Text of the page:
The waiting is over and repairs to the Black Hawk statue can now begin.
The Illinois Department of Natural Resources (IDNR) has given its blessing to a plan to repair the damage the 103-year-old statue has suffered from weather and time.
"It's my understanding that the IDNR has approved the plan," said Frank Rausa, Sterling, on Tuesday. "Now all that's left to do is issuing contracts. We're making progress."
Rausa is a member of the Friends of the Black Hawk Statue, the organization spear-heading restoration efforts and fundraising for the project.
The Illinois Historic Preservation Agency (IHPA) gave its approval to the plan last week.
Approval from both agencies was needed for the work to move forward.
The IDNR's approval was required because the statue, which overlooks the Rock River from a high bluff at Lowden State Park near Oregon, is under that agency's jurisdiction.
The IDNR received a $350,000 grant for the project from the Illinois Department of Commerce and Economic Opportunity.
Because the statue has landmark status, the IHPA also had to sign off. Black Hawk has been listed on the National Register of Historic Places since 2009.
Created by sculptor Lorado Taft in 1910 as a tribute to all Native Americans, the statue draws thousands of visitors each year. It was unveiled in 1911.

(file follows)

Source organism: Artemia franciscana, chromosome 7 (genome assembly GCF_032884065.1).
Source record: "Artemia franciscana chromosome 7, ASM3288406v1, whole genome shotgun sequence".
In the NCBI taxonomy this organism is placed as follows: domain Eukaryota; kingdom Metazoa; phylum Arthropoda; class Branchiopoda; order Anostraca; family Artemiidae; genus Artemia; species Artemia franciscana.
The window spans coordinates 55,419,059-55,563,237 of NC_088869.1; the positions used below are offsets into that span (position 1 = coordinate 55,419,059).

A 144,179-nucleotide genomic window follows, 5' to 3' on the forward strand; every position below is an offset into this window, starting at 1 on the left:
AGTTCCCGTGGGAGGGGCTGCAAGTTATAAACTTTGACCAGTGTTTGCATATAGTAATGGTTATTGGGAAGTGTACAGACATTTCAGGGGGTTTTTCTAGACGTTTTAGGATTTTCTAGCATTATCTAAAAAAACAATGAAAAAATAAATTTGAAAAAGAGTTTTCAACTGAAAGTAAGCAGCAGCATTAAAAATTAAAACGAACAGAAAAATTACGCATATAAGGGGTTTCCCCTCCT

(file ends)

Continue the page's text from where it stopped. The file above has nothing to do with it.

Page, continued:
Testing and evaluations done last fall and this spring by Thornton Tomasetti, Chicago, an architectural firm that provides engineering design, investigation, and analysis services to clients worldwide, showed that three areas of the statue greatly need repairs.
Chunks of the concrete have fallen from the folded arms of the statue, and more areas are loose and ready to fall.
Preparation work began in mid-July when a crew removed the bushes and limestone blocks from around the base of the statue and put up a fence around it.
Scaffolding was delivered to the site late last week.
Rausa said a special stairs are still needed for the scaffolding.
Once that is secured and the scaffolding is in place, the repair team will begin doing "mock-ups" or testing various mixtures of concrete and other materials to see which one will work the best to restore the damaged areas.
A rededication ceremony will be held once the work is done, probably next July.
So far, approximately $725,000 has been raised toward the repairs.
Rausa said an additional $75,000 to $100,000 will likely be needed to complete the project.
To donate, checks can be made out to the Illinois Conservation Foundation and marked for the Black Hawk Statue.
Donations can be mailed to Illinois Conservation Foundation, One Natural Resources Way, Springfield IL 62702.